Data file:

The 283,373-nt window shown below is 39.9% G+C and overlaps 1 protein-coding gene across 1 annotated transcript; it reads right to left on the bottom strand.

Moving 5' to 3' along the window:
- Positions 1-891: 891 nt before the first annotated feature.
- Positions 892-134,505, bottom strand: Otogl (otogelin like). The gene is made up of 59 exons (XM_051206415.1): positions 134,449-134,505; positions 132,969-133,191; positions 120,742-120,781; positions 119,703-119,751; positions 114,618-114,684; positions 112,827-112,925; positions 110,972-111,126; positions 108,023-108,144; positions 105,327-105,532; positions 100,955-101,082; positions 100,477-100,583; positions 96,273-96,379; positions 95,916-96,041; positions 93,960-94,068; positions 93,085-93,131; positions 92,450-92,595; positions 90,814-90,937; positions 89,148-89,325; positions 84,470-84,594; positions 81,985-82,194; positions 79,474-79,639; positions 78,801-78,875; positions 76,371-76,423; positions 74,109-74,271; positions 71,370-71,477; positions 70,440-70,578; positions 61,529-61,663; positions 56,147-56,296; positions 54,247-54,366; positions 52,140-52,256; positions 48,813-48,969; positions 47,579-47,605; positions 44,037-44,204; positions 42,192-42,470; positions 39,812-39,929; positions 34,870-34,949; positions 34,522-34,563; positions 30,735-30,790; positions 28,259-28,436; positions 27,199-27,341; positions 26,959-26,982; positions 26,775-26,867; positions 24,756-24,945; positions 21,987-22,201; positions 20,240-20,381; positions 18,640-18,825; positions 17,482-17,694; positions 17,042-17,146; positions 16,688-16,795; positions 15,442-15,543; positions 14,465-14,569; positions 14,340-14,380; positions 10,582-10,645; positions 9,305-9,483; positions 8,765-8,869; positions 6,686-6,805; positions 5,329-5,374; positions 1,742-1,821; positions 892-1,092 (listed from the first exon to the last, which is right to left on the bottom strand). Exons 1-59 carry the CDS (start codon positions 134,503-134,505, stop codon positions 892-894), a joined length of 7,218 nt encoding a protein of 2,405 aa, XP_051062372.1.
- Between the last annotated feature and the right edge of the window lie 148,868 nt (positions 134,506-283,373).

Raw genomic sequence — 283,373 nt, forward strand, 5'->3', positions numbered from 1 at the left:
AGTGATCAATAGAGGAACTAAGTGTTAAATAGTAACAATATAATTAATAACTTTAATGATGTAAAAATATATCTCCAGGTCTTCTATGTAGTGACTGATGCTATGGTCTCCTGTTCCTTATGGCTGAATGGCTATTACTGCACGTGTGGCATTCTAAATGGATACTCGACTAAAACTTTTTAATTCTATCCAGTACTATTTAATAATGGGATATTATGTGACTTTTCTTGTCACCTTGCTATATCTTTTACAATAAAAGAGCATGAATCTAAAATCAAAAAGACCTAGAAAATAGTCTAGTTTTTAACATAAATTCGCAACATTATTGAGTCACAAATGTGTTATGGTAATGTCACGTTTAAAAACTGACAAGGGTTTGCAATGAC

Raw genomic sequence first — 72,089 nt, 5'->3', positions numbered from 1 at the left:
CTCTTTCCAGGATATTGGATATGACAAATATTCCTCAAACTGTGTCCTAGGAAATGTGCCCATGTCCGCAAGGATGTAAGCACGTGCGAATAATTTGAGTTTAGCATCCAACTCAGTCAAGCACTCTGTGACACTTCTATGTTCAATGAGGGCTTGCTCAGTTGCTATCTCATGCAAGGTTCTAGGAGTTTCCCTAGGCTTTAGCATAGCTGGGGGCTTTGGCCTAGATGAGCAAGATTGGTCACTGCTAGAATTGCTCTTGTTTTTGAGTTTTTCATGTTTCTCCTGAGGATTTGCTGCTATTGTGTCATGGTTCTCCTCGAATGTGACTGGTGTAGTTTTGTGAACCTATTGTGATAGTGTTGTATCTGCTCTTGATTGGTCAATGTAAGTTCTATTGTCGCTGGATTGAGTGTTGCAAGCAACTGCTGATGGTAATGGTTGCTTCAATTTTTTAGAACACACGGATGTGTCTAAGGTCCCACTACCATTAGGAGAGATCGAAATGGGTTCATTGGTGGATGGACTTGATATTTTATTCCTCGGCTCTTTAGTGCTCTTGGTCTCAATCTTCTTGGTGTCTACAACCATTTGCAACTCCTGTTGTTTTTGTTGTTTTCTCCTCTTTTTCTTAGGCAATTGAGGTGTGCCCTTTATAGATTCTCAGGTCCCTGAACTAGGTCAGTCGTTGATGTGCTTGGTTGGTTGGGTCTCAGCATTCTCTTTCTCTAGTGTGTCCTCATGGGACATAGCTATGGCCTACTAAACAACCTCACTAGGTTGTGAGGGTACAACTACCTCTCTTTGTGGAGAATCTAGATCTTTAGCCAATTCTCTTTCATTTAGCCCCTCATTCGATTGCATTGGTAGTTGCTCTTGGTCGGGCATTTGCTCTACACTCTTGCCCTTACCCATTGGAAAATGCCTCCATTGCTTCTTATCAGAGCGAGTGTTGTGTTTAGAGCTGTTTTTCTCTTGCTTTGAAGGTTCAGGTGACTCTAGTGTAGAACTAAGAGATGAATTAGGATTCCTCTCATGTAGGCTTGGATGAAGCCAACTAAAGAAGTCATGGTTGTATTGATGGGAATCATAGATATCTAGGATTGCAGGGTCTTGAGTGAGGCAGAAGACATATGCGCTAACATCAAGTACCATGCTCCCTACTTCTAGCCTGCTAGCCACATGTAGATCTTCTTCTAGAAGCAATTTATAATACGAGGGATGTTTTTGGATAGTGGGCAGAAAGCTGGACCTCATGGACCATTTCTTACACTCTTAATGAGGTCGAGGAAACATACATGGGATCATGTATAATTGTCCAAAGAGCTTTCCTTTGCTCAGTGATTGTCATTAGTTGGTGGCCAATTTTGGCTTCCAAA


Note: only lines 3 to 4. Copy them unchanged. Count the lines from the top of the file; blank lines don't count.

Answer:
- Positions 1-891: 891 nt before the first annotated feature.
- Positions 892-134,505, bottom strand: Otogl (otogelin like). The gene is made up of 59 exons (XM_051206415.1): positions 134,449-134,505; positions 132,969-133,191; positions 120,742-120,781; positions 119,703-119,751; positions 114,618-114,684; positions 112,827-112,925; positions 110,972-111,126; positions 108,023-108,144; positions 105,327-105,532; positions 100,955-101,082; positions 100,477-100,583; positions 96,273-96,379; positions 95,916-96,041; positions 93,960-94,068; positions 93,085-93,131; positions 92,450-92,595; positions 90,814-90,937; positions 89,148-89,325; positions 84,470-84,594; positions 81,985-82,194; positions 79,474-79,639; positions 78,801-78,875; positions 76,371-76,423; positions 74,109-74,271; positions 71,370-71,477; positions 70,440-70,578; positions 61,529-61,663; positions 56,147-56,296; positions 54,247-54,366; positions 52,140-52,256; positions 48,813-48,969; positions 47,579-47,605; positions 44,037-44,204; positions 42,192-42,470; positions 39,812-39,929; positions 34,870-34,949; positions 34,522-34,563; positions 30,735-30,790; positions 28,259-28,436; positions 27,199-27,341; positions 26,959-26,982; positions 26,775-26,867; positions 24,756-24,945; positions 21,987-22,201; positions 20,240-20,381; positions 18,640-18,825; positions 17,482-17,694; positions 17,042-17,146; positions 16,688-16,795; positions 15,442-15,543; positions 14,465-14,569; positions 14,340-14,380; positions 10,582-10,645; positions 9,305-9,483; positions 8,765-8,869; positions 6,686-6,805; positions 5,329-5,374; positions 1,742-1,821; positions 892-1,092 (listed from the first exon to the last, which is right to left on the bottom strand). Exons 1-59 carry the CDS (start codon positions 134,503-134,505, stop codon positions 892-894), a joined length of 7,218 nt encoding a protein of 2,405 aa, XP_051062372.1.